Exploring toll of opioids crisis and how to address it
- U.S. Senator Dick Durbin to speak at 4 p.m.
- Cohesive cross-disciplinary approach essential to addressing opioids crisis
- Focus on criminal law, pain management, addiction and collaborative responses
CHICAGO - A daylong symposium at Northwestern University Pritzker School of Law in Chicago will bring together scholars, policy experts and health professionals to focus on the growing crises of opiate consumption in neighborhoods and cities around the country.
“The Opioids Epidemic: An Interdisciplinary Approach” will take place Thursday, Oct. 20, beginning at 9 a.m. in Lincoln Hall, Room 104, in Levy Mayer Hall, 357 E. Chicago Ave., on the University’s Chicago campus.
The opioids epidemic represents a complex and multifactorial modern public health challenge that touches on a variety of areas, including criminal law, pain management, addiction response and collaborative responses.
“A cohesive approach integrating medicine, law, national policy and community-based interventions is essential to address the opioids issue,” said Juliet Sorensen, the Harry R. Horrow Professor in International Law at Northwestern and director of the Northwestern Access to Health Project.
“The symposium aims to bring together a range of experts across disciplines to provide insight, fresh perspective and opportunities to collaborate in combatting the effects of this devastating epidemic.”
Featured speakers include Dr. Richard Miller, Alfred Newton Richards Professor of Pharmacology and Interdepartmental Neuroscience at Northwestern University Feinberg School of Medicine; Dr. Gregory Teas, psychiatrist, Alexian Brothers Behavioral Health Program; Dr. Patrice A. Harris, chair of the American Medical Association Board of Trustees; Dr. Shana L. Margolis, Rehabilitation Institute of Chicago; Stephen R. Patton, Corporation Counsel for the City of Chicago; and Zachary Fardon, U.S. Attorney, Northern District of Illinois.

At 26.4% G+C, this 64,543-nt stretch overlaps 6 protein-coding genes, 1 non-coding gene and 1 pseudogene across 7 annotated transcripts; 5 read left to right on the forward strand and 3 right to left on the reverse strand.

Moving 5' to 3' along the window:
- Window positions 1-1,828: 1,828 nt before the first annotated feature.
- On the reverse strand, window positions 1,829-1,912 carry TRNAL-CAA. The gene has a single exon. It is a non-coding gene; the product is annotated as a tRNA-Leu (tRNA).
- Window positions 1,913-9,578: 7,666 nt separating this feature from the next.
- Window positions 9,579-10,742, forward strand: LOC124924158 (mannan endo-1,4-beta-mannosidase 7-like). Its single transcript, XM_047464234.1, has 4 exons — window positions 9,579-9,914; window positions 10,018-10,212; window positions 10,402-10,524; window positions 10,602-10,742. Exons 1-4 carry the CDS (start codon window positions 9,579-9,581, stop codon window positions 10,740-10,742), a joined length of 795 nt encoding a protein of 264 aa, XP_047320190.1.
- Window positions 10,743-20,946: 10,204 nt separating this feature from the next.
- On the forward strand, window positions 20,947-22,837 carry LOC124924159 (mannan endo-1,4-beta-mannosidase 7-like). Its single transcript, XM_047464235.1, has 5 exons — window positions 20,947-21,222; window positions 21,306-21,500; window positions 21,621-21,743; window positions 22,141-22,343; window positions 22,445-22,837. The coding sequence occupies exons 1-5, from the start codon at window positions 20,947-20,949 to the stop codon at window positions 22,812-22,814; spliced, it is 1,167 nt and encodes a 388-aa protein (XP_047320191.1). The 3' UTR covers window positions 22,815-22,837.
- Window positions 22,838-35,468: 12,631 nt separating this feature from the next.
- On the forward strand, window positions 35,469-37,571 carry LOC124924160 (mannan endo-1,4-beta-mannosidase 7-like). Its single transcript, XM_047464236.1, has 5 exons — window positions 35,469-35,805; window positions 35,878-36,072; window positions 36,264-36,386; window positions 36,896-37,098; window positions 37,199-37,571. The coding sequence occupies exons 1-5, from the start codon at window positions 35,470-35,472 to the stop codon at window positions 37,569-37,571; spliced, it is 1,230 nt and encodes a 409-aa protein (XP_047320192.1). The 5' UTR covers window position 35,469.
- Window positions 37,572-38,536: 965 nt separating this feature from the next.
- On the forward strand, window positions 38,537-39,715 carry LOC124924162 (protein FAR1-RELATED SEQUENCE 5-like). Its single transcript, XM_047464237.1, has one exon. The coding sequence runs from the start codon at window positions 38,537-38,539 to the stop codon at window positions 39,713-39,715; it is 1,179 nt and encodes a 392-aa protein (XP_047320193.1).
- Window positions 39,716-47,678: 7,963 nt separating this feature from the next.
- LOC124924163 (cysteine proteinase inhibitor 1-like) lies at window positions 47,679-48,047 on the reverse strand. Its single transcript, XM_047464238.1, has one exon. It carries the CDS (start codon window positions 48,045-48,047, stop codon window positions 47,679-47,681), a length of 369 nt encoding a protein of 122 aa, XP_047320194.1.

See symposium schedule for a complete list of speakers.
Once considered purely a medical pursuit, global health research has enjoyed phenomenal gains over the past 25 years, due in large part to the understanding that good governance, effective economic infrastructures and functional legal systems are critical to solving a varied set of problems, Sorensen said.
A number of Northwestern organizations including the NU Access to Health Project, Pritzker School of Law and the program in public health are co-sponsoring the event.
The symposium is free to attend, but registration is strongly encouraged and mandatory for those who wish to receive continuing legal education (CLE) credit.
For more information, including a complete schedule of the symposium, visit http://globalhealthsymposium.northwestern.edu.